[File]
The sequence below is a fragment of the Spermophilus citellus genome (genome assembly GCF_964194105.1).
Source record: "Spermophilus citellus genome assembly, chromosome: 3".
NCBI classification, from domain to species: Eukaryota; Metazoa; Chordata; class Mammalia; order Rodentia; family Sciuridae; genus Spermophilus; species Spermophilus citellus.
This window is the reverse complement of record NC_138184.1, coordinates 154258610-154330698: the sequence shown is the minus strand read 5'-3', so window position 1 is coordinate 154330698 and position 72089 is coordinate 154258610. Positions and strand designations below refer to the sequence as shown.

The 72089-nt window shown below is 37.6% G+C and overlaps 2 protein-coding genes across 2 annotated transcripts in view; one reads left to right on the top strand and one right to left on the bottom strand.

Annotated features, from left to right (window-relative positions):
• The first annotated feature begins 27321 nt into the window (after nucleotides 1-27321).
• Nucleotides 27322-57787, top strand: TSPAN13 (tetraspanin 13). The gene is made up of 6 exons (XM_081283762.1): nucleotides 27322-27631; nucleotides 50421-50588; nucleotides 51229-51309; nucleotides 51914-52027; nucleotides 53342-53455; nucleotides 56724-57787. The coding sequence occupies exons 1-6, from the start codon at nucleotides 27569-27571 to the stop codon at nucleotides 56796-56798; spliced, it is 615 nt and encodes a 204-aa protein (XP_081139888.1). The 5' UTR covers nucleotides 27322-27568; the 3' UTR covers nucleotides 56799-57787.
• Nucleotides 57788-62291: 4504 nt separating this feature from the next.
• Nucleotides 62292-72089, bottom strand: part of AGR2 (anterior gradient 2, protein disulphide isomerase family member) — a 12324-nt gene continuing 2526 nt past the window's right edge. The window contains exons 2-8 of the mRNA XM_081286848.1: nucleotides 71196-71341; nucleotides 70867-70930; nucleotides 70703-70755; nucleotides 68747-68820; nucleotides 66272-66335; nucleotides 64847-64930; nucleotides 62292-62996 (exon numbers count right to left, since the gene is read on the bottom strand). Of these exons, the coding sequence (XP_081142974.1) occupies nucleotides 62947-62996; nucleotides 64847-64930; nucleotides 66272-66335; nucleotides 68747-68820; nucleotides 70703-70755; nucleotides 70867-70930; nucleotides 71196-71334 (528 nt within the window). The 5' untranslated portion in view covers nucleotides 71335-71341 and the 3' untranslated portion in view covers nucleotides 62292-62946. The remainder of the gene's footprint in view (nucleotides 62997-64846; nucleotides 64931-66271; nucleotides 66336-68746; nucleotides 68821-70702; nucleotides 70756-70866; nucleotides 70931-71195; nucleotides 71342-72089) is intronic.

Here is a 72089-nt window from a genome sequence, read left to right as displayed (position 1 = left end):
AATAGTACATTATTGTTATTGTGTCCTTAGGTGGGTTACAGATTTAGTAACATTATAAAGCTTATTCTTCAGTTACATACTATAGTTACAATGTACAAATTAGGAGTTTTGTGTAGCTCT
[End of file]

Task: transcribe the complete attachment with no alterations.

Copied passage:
The sequence below is a fragment of the Spermophilus citellus genome (genome assembly GCF_964194105.1).
Source record: "Spermophilus citellus genome assembly, chromosome: 3".
NCBI classification, from domain to species: Eukaryota; Metazoa; Chordata; class Mammalia; order Rodentia; family Sciuridae; genus Spermophilus; species Spermophilus citellus.
This window is the reverse complement of record NC_138184.1, coordinates 154258610-154330698: the sequence shown is the minus strand read 5'-3', so window position 1 is coordinate 154330698 and position 72089 is coordinate 154258610. Positions and strand designations below refer to the sequence as shown.

The 72089-nt window shown below is 37.6% G+C and overlaps 2 protein-coding genes across 2 annotated transcripts in view; one reads left to right on the top strand and one right to left on the bottom strand.

Annotated features, from left to right (window-relative positions):
• The first annotated feature begins 27321 nt into the window (after nucleotides 1-27321).
• Nucleotides 27322-57787, top strand: TSPAN13 (tetraspanin 13). The gene is made up of 6 exons (XM_081283762.1): nucleotides 27322-27631; nucleotides 50421-50588; nucleotides 51229-51309; nucleotides 51914-52027; nucleotides 53342-53455; nucleotides 56724-57787. The coding sequence occupies exons 1-6, from the start codon at nucleotides 27569-27571 to the stop codon at nucleotides 56796-56798; spliced, it is 615 nt and encodes a 204-aa protein (XP_081139888.1). The 5' UTR covers nucleotides 27322-27568; the 3' UTR covers nucleotides 56799-57787.
• Nucleotides 57788-62291: 4504 nt separating this feature from the next.
• Nucleotides 62292-72089, bottom strand: part of AGR2 (anterior gradient 2, protein disulphide isomerase family member) — a 12324-nt gene continuing 2526 nt past the window's right edge. The window contains exons 2-8 of the mRNA XM_081286848.1: nucleotides 71196-71341; nucleotides 70867-70930; nucleotides 70703-70755; nucleotides 68747-68820; nucleotides 66272-66335; nucleotides 64847-64930; nucleotides 62292-62996 (exon numbers count right to left, since the gene is read on the bottom strand). Of these exons, the coding sequence (XP_081142974.1) occupies nucleotides 62947-62996; nucleotides 64847-64930; nucleotides 66272-66335; nucleotides 68747-68820; nucleotides 70703-70755; nucleotides 70867-70930; nucleotides 71196-71334 (528 nt within the window). The 5' untranslated portion in view covers nucleotides 71335-71341 and the 3' untranslated portion in view covers nucleotides 62292-62946. The remainder of the gene's footprint in view (nucleotides 62997-64846; nucleotides 64931-66271; nucleotides 66336-68746; nucleotides 68821-70702; nucleotides 70756-70866; nucleotides 70931-71195; nucleotides 71342-72089) is intronic.

Here is a 72089-nt window from a genome sequence, read left to right as displayed (position 1 = left end):
AATAGTACATTATTGTTATTGTGTCCTTAGGTGGGTTACAGATTTAGTAACATTATAAAGCTTATTCTTCAGTTACATACTATAGTTACAATGTACAAATTAGGAGTTTTGTGTAGCTCT